2015-02-13 / Front Page

Police chief defends policies

By Duke Harrington
Staff Writer

SOUTH PORTLAND — In the wake of recent complaints about the so-called militarization of the police, South Portland Police Chief Ed Googins has addressed his department’s policies on use of force, as well as its collection of Taser units and surplus military equipment

At a city council workshop Jan. 26, City Manager Jim Gailey said Googins was invited to speak before the council “because of things that have happened nationally,” including widely publicized uses of fatal force by police officers in Ferguson, Missouri, and on Staten Island, in New York City. Both incidents have sparked national protests.

However, locally, the South Portland Police Department has been taking heat for several weeks over its recent acquisitions.

On Nov. 17, the city council accepted a $2,500 gift from Portland Pipe Line to the police department to purchase Taser units.

That prompted some of the council’s usual gadflies to question the pipeline’s motives.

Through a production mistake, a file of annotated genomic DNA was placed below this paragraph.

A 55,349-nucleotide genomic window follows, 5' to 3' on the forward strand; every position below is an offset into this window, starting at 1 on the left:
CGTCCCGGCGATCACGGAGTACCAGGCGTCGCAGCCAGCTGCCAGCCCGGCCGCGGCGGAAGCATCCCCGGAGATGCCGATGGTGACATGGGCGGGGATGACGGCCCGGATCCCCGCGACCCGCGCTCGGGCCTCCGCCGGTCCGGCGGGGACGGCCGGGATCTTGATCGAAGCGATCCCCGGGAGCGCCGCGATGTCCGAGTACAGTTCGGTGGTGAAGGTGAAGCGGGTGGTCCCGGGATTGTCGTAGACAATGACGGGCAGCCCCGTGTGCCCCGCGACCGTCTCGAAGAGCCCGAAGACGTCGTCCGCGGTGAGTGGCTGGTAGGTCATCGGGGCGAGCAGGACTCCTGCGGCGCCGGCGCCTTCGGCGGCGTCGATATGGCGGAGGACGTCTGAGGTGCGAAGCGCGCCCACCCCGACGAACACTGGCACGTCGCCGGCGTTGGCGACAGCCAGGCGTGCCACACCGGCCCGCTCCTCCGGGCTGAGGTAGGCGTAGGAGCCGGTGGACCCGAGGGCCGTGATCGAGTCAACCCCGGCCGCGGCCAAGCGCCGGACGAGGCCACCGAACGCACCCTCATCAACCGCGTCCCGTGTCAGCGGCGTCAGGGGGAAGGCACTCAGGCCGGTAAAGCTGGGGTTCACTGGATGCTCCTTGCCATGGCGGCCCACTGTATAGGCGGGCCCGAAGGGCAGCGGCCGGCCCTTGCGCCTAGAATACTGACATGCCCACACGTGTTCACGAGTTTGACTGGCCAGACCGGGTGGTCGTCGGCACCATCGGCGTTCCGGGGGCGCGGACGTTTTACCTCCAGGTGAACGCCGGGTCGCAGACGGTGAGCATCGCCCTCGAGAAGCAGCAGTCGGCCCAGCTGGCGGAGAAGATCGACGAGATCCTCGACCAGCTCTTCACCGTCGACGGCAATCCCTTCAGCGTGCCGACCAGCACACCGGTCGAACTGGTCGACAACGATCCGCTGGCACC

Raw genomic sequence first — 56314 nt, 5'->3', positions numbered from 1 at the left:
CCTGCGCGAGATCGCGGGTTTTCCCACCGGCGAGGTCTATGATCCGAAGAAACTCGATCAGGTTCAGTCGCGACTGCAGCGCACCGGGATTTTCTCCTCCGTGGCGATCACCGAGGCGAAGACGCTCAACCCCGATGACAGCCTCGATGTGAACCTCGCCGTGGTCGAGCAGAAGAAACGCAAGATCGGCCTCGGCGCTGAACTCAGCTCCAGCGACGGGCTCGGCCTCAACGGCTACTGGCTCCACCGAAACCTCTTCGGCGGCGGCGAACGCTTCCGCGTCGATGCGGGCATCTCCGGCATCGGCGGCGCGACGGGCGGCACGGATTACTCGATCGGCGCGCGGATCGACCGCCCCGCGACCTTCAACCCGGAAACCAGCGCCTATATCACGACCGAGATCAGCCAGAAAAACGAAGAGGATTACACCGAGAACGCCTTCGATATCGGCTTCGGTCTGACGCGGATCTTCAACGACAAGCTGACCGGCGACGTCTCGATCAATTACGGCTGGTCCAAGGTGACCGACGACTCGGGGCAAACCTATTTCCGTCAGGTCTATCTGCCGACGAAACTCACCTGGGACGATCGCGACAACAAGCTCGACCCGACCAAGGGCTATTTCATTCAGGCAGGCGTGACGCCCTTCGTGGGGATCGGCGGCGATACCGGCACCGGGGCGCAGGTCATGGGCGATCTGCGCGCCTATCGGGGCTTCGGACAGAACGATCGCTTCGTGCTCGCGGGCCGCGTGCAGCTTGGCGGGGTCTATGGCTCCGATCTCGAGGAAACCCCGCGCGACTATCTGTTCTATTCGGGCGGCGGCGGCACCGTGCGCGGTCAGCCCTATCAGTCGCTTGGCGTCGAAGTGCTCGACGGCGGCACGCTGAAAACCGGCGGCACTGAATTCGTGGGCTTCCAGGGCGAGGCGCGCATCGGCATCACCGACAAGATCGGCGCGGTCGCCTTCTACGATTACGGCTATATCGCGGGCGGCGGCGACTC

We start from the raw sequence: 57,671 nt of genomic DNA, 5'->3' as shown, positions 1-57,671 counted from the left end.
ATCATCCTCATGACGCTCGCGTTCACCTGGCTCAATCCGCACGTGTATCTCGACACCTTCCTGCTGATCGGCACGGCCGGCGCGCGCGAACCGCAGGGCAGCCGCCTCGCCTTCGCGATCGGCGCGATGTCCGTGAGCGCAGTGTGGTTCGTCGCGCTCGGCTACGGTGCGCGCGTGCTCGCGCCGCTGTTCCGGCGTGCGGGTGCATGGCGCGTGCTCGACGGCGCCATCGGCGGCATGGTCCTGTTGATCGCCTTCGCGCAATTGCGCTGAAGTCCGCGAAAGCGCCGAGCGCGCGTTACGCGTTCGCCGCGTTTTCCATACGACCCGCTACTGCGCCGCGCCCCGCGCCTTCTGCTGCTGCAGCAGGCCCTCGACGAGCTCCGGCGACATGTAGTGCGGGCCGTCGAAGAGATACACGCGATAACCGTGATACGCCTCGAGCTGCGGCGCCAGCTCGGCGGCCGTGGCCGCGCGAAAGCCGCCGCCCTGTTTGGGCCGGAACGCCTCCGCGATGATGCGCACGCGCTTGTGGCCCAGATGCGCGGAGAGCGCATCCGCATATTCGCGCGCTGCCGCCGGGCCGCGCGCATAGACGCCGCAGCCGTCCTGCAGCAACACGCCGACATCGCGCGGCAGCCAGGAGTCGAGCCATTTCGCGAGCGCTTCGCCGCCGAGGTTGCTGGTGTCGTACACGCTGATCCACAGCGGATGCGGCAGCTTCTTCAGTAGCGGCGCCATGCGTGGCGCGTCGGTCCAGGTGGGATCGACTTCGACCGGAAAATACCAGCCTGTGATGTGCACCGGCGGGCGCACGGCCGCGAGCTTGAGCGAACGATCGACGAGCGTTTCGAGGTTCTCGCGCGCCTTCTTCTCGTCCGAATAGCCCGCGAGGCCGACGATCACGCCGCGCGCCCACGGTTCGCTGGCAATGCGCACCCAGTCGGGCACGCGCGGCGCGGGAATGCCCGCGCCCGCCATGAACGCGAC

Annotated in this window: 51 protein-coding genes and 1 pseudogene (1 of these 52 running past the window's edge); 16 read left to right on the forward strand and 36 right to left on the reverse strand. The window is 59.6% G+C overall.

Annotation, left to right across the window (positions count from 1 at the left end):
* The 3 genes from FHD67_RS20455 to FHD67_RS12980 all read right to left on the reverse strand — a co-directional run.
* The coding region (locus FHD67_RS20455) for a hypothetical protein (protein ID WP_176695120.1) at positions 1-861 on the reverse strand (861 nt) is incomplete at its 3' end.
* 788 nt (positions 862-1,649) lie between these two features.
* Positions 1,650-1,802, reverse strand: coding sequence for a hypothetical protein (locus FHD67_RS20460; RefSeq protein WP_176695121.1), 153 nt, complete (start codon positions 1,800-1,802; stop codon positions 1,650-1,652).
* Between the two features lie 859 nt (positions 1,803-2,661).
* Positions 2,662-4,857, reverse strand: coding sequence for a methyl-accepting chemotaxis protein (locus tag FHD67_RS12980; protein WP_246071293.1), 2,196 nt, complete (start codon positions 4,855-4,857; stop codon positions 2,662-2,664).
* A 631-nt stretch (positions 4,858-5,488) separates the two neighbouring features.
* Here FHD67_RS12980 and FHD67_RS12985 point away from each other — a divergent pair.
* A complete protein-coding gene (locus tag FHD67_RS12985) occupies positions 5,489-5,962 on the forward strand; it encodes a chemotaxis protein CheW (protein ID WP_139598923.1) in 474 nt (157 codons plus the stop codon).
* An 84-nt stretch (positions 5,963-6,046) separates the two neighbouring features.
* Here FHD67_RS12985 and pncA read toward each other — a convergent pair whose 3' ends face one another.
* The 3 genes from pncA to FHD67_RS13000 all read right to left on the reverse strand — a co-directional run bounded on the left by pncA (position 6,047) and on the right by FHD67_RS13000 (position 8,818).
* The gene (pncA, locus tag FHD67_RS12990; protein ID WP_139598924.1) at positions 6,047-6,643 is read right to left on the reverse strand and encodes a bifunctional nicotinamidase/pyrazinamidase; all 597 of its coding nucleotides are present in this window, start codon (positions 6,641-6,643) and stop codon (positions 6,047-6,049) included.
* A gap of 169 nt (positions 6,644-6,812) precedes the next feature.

“This is not really a good gift, (Tasers) can be abused quite badly,” said Buchanan Street resident Eban Rose, at the Jan. 21 council meeting. “And what is their interest in getting Tasers to our police department? This is the same company, may I remind you, that has threatened to sue the city and continues pestering to do so.”

That lawsuit came, as predicted, on Feb. 6. However, Googins said Portland Pipe Line only gave his department the cash. It was his decision how that money was spent.

South Portland police officers began using Tasers in 2003 and now every officer carries one. The purchase was simply meant to replace older units, Googins said.

“This technology is very useful in gaining and maintaining control of a subject who is actively resisting,” he said.

According to Lt. Frank Clark, he and five other department trainers receive 20 hours of teacher training on the Taser units every two years. All officers get six to eight hours of initial training on the units, plus must undergo annual recertification that includes written testing and physical deployment.

“Other than when they put FM radios and air-conditioning in the cruisers, Tasers definitely rank right up there with some of the best options and technology that we’ve seen since coming on the job,” said Clark, a 27-year veteran of the department.

Referring to the Staten Island incident, Googins said his department does not train or condone the use of chokeholds. However, that does not mean an officer would necessarily be dismissed for using one.

“A chokehold could be used if it is a deadly-force situation and the officer is fighting for his life,” Googins said.

The chief also said that while his department has “nearly 100 policies” that govern officer actions, as well as various interactions with the public, for some things, there can be no hard and fast rules.